An Introduction to the Five-Factor Model and Its Applications

Authors


  • We are grateful to Michael Bond, Peter Borkenau, David Buss, Paul Costa, Donald Fiske, Lew Goldberg, Robert Hogan, and Warren Norman for comments on this manuscript, and to Stephen G. West and the associate editors of this journal for their advice and assistance on this special issue.

  • This article lies in the public domain because it was written for and funded by the federal government.

may be addressed to Robert R. McCrae, Personality, Stress, and Coping Section, Gerontology Research Center, 4940 Eastern Avenue, Baltimore, MD 21224.

Abstract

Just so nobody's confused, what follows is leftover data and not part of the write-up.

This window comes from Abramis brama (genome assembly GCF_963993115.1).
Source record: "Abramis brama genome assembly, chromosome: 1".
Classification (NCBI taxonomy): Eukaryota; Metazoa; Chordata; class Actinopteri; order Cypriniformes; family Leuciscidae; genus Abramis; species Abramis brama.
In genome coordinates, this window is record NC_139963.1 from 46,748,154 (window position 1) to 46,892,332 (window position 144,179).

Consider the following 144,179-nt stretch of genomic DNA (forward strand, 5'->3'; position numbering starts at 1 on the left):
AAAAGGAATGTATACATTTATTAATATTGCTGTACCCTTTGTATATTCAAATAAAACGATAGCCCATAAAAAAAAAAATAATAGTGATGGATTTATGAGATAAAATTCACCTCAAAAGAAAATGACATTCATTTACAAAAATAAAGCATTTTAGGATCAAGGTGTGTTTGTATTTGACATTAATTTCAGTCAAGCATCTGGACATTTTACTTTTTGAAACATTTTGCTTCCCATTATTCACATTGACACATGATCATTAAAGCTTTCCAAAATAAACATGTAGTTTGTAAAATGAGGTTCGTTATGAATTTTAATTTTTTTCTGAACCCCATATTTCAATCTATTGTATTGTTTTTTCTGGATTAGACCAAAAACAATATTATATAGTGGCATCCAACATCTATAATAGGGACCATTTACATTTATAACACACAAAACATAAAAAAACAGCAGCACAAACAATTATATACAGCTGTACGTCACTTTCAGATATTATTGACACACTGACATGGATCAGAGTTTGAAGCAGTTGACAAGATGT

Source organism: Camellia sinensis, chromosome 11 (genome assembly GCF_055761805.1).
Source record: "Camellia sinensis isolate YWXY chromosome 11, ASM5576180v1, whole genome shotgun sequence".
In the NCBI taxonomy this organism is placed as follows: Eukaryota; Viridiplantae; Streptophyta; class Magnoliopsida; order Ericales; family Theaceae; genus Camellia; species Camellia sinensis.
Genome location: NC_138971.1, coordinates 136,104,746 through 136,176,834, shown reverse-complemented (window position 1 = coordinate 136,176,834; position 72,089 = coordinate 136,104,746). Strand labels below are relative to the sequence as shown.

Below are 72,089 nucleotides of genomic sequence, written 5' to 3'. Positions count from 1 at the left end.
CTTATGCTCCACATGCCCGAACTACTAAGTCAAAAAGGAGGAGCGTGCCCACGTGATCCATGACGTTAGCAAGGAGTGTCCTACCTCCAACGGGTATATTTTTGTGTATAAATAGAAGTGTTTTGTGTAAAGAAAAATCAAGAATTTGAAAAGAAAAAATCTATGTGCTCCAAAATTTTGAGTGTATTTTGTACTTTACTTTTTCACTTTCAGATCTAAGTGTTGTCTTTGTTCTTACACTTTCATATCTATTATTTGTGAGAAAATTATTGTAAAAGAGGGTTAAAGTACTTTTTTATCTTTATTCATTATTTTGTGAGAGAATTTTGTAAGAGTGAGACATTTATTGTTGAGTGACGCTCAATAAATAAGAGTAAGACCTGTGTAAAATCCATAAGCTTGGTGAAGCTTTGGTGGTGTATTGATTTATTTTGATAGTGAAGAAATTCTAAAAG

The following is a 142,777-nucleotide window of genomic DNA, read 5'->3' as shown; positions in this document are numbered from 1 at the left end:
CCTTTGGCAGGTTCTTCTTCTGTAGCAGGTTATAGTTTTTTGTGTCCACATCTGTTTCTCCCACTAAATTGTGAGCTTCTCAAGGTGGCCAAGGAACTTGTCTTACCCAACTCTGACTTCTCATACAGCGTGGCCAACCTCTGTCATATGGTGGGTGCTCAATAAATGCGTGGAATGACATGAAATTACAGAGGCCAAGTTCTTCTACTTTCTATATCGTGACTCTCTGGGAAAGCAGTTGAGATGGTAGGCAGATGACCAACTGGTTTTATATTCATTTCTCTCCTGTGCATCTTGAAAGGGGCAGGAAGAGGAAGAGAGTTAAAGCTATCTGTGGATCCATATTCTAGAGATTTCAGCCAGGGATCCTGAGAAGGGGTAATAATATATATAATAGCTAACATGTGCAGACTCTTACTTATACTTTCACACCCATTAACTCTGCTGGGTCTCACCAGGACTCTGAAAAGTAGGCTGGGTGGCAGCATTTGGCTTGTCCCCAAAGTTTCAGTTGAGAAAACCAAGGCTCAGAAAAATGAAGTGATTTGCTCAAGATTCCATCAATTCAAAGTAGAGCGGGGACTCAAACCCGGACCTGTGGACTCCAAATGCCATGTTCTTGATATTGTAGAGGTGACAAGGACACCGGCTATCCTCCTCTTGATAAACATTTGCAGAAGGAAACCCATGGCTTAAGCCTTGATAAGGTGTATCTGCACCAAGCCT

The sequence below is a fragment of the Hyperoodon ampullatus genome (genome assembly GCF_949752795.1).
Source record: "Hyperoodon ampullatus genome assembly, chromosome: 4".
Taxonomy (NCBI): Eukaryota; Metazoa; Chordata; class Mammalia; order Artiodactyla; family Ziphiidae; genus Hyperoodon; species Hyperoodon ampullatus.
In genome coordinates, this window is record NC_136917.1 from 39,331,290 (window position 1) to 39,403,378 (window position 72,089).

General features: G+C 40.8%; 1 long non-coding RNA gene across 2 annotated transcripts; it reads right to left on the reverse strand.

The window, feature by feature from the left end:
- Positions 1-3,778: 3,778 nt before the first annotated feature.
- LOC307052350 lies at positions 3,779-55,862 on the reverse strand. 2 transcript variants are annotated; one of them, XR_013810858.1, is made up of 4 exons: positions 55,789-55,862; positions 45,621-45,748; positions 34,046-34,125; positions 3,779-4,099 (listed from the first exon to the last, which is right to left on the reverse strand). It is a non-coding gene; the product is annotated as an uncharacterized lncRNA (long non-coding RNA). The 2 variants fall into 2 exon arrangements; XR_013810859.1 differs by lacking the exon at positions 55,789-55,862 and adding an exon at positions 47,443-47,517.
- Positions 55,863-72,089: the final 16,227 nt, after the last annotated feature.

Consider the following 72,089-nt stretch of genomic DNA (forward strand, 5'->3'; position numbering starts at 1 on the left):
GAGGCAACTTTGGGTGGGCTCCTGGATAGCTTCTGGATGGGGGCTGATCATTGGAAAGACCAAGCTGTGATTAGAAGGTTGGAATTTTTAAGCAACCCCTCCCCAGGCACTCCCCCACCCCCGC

ABSTRACT The five-factor model of personality is a hierarchical organization of personality traits in terms of five basic dimensions: Extraversion, Agreeableness, Conscientiousness, Neuroticism, and Openness to Experience. Research using both natural language adjectives and theoretically based personality questionnaires supports the comprehensiveness of the model and its applicability across observers and cultures. This article summarizes the history of the model and its supporting evidence; discusses conceptions of the nature of the factors; and outlines an agenda for theorizing about the origins and operation of the factors. We argue that the model should prove useful both for individual assessment and for the elucidation of a number of topics of interest to personality psychologists.

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